Volunteering I see families all the time who don’t want to crate their newly adopted dog because it’s “not nice to lock up a family member.” Almost inevitably though they end up returning the dog to the rescue because they can’t behave when alone in a new place all day long. Which is meaner: Crating a dog so he can stay in his forever home or abandoning him because he chews up your sofa while you’re at work?

    At my house we’ve crate trained each of our dogs and they’ve “graduated” to being left out each day, but it took a long time to get them to that point and if it had never happened that would have been fine. There’s no question that you’re an amazing dog owner. It’s obvious by what you’ve done with Shiva that you’re both devoted to one another. Don’t let anyone get you worked up thinking otherwise.


    • Congratulations on your dogs’ graduations! I hope we’ll be able to get there one day too. That’s pretty huge.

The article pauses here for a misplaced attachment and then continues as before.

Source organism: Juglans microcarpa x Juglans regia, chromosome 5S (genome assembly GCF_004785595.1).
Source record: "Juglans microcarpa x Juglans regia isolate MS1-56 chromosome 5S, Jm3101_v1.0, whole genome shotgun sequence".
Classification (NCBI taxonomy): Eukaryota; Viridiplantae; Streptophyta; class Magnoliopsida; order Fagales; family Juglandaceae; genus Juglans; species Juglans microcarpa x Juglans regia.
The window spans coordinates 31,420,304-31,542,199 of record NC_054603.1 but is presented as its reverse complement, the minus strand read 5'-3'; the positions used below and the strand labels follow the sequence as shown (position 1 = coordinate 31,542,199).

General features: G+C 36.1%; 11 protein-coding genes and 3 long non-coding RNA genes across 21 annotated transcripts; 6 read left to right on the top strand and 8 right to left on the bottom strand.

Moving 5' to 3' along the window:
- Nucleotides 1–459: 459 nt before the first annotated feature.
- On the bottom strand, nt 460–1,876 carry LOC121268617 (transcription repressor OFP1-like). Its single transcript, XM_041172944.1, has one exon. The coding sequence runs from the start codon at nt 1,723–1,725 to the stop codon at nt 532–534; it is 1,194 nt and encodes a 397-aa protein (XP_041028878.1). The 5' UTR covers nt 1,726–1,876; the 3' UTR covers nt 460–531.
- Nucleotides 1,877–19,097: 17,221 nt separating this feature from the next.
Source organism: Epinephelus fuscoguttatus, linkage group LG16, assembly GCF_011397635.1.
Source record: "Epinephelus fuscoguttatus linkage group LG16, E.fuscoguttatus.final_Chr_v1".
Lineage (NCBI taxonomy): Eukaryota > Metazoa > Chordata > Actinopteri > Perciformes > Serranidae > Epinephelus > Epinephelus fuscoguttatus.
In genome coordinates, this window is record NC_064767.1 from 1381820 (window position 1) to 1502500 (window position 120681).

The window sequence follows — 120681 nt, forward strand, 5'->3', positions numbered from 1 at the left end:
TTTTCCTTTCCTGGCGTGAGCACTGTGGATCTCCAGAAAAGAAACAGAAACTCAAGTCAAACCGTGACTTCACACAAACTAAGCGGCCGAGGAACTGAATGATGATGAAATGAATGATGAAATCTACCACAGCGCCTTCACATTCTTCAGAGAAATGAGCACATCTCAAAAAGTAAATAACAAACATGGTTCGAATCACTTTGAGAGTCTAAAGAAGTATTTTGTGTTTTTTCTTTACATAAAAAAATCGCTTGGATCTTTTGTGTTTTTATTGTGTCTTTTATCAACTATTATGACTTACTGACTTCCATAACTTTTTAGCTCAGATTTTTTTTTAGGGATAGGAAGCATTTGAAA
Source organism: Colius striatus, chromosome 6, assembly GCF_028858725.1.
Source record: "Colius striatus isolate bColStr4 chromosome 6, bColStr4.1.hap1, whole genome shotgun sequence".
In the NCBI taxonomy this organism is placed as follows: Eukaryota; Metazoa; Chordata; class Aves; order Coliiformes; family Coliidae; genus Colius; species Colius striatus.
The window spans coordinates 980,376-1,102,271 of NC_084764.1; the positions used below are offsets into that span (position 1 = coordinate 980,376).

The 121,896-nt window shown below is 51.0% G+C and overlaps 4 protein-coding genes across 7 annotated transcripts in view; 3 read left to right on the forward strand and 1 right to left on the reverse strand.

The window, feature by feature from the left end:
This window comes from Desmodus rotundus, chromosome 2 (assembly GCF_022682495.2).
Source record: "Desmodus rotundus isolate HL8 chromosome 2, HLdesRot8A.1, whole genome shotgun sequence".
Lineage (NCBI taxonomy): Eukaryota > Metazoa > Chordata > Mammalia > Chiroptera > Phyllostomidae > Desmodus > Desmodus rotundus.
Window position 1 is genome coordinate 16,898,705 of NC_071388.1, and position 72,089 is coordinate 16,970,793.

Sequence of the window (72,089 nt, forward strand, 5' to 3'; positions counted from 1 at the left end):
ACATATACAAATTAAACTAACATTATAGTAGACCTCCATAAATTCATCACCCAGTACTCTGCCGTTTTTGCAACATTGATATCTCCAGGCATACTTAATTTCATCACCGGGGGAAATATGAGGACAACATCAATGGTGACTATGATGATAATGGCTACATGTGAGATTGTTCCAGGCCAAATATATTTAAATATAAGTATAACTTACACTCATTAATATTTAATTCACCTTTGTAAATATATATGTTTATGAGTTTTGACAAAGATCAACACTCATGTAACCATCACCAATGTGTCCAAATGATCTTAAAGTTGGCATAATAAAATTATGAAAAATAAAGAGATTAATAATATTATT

7. Don’t ever feel bad about crate training! It’s an essential tool for most dog owners. We have crate trained both of our girls and are now starting the process with our new puppy. We crated the girls every week day for the first several years. Maggie has had incontinence issues, which combined with a love of getting up on couches and beds while we were gone, was a recipe for disaster. The key is to kennel train right – feed them in their crates, ensure they have quiet time in the crate when you are there so that they don’t associate it with you being gone and do everything to make it a happy, secure place. The girls, especially Sadie, love their kennels. While I have reached the point with them that they no longer need to remain in their kennels during the day, we still have one set up at all times so that they have the option to sleep the day away in the kennel. Sadie takes advantage of it all the time!